In a manner of speaking, Vienna’s picturesque location is in keeping with the historical role it played in the more than 2000 years of its history. Nestling in a basin between the eastern foothills of the Alps and the western fringe of the Carpathian arch that descends to the Danube over gentle slopes, it has acted both as a bulwark against invading peoples, mainly from the east, and as a meeting place. There was an important army camp, Vindobona, here during Roman times that helped safeguard the Danube Limes, the empire’s border to Germania. In the High Middle Ages, the Babenbergs had their residence here for around a century. Following that, the Habsburgs ruled their enormous realm from Vienna for almost 650 years. The city was besieged twice by the Ottoman Empire, in 1529 and 1683; both times, without success. As a consequence, Austria developed into a major power. Vienna, the eastern bastion of Christendom, whose suburbs and neighbouring villages had suffered greatly during the second siege, was reconstructed and expanded under the emperors Leopold I and Karl VI to become a magnificent Baroque metropolis with impressive churches, palaces and government buildings. Emperor Franz Joseph I freed it from its corset when he had its bastions and fortress walls demolished in 1857 and the majestic boulevard, the Ringstraße, built on the cleared space. In the second half of the 19th century, an age of massive industrialisation, the imperial city grew into a modern metropolis – one of the largest in the world at the time. The city’s population reached its peak with over 2 million inhabitants in 1910.

Coffeehouses with a creative atmosphere

The cultures of Central and Eastern Europe started mingling in the Danube metropolis in the 19th century. The result was that intense, creative atmosphere that found its way into intellectual history as the ‘Viennese fin de siècle’. In those years, Viennese coffeehouses were crystallisation points of the European intelligentsia. Great poets including Hugo von Hofmannsthal, Franz Werfel and Josef Roth honed their linguistic skills there, Egon Erwin Kisch and Karl Kraus combated each other with their sharp pens, Bertolt Brecht and Leo Trotsky played chess and even Sigmund Freud dropped by regularly to have a cup of coffee and check his theories by observing live subjects.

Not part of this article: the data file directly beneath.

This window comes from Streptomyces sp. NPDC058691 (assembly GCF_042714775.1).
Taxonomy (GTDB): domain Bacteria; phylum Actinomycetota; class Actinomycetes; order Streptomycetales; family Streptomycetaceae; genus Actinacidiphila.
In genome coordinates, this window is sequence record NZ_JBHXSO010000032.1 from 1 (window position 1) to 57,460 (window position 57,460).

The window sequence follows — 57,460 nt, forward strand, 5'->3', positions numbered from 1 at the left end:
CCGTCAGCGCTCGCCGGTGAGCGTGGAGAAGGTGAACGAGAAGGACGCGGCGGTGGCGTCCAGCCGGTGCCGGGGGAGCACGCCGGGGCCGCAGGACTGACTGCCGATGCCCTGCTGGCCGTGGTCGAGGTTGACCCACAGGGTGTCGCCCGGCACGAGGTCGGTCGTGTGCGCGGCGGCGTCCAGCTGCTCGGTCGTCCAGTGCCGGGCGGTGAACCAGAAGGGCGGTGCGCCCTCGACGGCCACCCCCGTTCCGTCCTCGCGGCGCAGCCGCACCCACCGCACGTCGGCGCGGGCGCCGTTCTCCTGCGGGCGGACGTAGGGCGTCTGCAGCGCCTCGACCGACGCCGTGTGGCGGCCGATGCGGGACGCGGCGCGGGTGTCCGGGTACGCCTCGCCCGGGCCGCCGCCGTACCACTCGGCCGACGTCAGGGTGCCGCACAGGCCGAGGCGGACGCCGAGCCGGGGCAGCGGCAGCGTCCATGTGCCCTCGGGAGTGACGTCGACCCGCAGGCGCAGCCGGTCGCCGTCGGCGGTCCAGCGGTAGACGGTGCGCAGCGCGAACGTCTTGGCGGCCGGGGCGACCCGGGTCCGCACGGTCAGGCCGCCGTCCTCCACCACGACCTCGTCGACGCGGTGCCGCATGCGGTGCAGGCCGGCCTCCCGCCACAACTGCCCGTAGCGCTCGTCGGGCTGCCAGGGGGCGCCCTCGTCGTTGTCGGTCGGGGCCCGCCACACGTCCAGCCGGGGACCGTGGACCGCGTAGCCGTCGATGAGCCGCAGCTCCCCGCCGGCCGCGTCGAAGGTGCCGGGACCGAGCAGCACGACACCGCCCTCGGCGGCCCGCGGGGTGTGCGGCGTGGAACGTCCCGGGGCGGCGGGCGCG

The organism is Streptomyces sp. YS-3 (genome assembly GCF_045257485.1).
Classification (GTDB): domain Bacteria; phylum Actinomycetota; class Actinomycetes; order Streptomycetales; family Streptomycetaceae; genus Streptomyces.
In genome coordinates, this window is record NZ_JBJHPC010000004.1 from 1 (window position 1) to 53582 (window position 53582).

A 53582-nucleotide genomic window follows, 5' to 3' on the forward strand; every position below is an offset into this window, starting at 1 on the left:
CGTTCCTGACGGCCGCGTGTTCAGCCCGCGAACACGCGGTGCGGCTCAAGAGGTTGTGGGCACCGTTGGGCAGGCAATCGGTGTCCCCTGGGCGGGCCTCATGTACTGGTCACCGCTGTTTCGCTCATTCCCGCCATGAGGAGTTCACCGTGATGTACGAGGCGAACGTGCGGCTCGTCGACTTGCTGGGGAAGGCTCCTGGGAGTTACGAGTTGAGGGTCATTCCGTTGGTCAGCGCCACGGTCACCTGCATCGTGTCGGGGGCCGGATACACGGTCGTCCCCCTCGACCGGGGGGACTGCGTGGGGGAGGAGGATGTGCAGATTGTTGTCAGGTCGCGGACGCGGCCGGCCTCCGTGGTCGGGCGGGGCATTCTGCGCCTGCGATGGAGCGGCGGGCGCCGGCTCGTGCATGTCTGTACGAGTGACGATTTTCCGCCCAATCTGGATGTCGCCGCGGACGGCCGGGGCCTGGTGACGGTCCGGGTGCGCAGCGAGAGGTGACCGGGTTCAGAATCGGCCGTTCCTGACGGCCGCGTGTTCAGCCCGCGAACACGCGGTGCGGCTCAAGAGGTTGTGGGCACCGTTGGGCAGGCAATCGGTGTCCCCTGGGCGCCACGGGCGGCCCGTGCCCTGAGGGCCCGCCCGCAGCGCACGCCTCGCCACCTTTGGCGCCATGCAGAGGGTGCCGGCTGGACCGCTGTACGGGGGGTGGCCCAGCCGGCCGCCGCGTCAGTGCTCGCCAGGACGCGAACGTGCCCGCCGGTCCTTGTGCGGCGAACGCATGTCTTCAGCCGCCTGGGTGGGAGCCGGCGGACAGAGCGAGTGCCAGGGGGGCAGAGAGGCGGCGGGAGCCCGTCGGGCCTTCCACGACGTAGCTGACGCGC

You will still get a feeling of that inspirational atmosphere in the Griensteidl, Bräunerhof, Café Central and many other traditional Viennese coffeehouses. The intellectual and artistic creativity of the city is actually still quite remarkable. The more than 9 million guests who flock to the Austrian capital every year mainly do so because of its exceptional cultural tradition – to attend a performance in the Musikverein or the State Opera where the likes of Richard Strauss, Gustav Mahler and Herbert von Karajan once conducted, to listen to the velvety sound of the Vienna Philharmonic Orchestra, or make a pilgrimage to memorial sites honouring Mozart, Beethoven, Schubert, Haydn, Léhar and all the other musicians this city inspired. But music is just one aspect of Vienna. Take a leisurely stroll along the Ringstraße, over Heldenplatz and through the narrow medieval streets; visit the Gothic and Baroque churches, the time-honoured theatres, the outstanding art museums and dazzling palaces such as Belvedere and Schönbrunn. And, go to Grinzing in the evening to taste the young wine. Or throw yourself head over heels into the turbulent nightlife in the discotheques and bars in the city centre and along the Gürtel and party the night away.